Posted at: Nov 28, 2019, 8:01 AM; last updated: Nov 28, 2019, 8:01 AM (IST)
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AS I was reading a comic by Jason Novak in The Paris Review, the idea of mechanised tomorrow left me wondering about the transient nature of everything. Rapid change is what makes human beings long for more and more. The comic highlighted several issues where languages are turning into emojis and filth and clutter is mounting. We have set off for Mars and Moon expeditions to find life on another planet while Earth is gasping for breath. The days are not far when we will worship internet and pray to Alexa for rain and other necessities and greater inter-connectivity is leaving people yearning for true human connections.
The mechanisation of the world with artificial intelligence and augmented reality is mind-boggling. The software and applications manipulating the content have inundated markets. With Facebook giving us the option of only six emotions to like or love to laugh out loud or express wow, to be sad or feel angry, we are slipping on the technological revolution brought out by 4G. Social media platforms are exploited to the core and every possible benefit is extracted from them by propagandists. Twitter deserves applaud for tightening its ban on political advertisements ahead of US polls. Privacy concerns on Facebook are still up in the air. While we have started depending upon our smart phones and on everything that is smart for our day and night activities, we are sidelining the essence of emotions and simplicity. The only option we have today is to slow down. The best example of slowing down is Paul Salopek, who has set out to find humanity by retracing the paths of first humans who migrated out of Africa in his Out of Eden walk. It is a 21,000-mile odyssey and an experiment in slow journalism. Keeping the track of all activities of Paul through social media and reading stories in slow or immersive journalism prove that going slow is fun and interesting too.
Industrialisation and soaring defence budgets have pushed for trade wars and cold wars among nations. The world is again dividing and taking sides. The recent tussle between the US and China with their so cold allies prove ramifications of globalisation. According to a data journalism site, Visual Capitalist, China (27.2%), the US (14.6%) and India (6.8%) are the three nations that generate maximum carbon emissions respectively in the globe. The nations are abdicating their responsibilities. It is really shameful that the parliamentary committee on urban development had to defer its meeting on air pollution because key officials skipped the meeting. It shows the gravity of the situation for some people.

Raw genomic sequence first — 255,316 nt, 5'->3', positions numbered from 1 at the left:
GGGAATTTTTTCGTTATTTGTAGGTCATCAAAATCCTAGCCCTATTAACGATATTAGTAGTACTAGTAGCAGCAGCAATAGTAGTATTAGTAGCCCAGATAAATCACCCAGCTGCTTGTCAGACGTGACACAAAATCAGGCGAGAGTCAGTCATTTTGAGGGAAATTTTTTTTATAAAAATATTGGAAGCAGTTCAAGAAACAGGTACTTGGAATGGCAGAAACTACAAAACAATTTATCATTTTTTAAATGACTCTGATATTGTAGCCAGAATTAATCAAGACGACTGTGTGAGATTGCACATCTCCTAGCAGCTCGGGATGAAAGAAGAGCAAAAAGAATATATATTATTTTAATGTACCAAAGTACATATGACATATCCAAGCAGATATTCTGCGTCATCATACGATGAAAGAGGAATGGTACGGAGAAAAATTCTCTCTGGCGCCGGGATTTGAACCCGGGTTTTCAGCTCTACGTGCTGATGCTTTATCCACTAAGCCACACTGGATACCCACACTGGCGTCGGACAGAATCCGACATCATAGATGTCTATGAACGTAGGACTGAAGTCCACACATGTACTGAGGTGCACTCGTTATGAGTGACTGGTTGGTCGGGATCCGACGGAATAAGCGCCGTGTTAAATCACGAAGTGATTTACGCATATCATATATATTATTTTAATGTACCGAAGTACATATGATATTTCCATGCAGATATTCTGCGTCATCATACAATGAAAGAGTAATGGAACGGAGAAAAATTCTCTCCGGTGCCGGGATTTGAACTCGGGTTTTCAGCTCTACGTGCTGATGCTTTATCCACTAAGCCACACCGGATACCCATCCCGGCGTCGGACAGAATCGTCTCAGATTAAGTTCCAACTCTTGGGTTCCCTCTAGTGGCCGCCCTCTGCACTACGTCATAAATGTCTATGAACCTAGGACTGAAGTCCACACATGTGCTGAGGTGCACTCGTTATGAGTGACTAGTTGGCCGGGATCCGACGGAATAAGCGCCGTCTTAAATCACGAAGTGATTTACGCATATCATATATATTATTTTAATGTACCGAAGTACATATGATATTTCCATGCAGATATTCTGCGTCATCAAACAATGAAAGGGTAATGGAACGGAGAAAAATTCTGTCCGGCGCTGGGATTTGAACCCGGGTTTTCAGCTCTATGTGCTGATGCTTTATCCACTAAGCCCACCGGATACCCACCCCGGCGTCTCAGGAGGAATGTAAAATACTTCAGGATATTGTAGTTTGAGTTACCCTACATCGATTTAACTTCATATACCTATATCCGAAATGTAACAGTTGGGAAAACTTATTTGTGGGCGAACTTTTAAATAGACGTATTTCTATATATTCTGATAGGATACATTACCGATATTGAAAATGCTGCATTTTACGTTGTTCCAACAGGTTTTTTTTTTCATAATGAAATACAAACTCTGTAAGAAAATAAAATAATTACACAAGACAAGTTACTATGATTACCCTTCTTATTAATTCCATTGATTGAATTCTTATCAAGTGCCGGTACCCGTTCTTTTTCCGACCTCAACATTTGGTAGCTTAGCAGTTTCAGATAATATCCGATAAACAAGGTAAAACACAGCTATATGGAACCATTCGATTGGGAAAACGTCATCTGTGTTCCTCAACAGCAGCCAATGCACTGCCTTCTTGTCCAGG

Where nations are a first or top priority on the minds of some leaders, they don’t see value in placing others before themselves. It is a huge jolt to the teachings imparted during the classes of moral values in schools. It is also a big stumbling block in accomplishing the motto of ‘not me but you’. We cannot let national service schemes and volunteers fail.
Slowing down towards sustainable development can help in saving our planet. Human values are losing ground to human greed while empathy is losing ground to show-off. What we know so far is human nature of destroying the earth, amassing resources and seeping fear in general public because of the instant nature and greed of power to rule. Stubbing out plastic, creating awareness about environmental protection, saving water, electricity and other natural resources are global plans. Globalisation has brought us so close and together yet we are so far and divided. Overburdening the earth and complicating the life has invented the phenomenon of rat race. We just need to slow down on our ambitions and on our greedy motives.
Slow down a bit to save humanity, to enjoy in the lap of nature. It will give you solace and hope. Slow down on inventions and innovations that can kill life. The changes are fast but bleak. Make a choice now or never.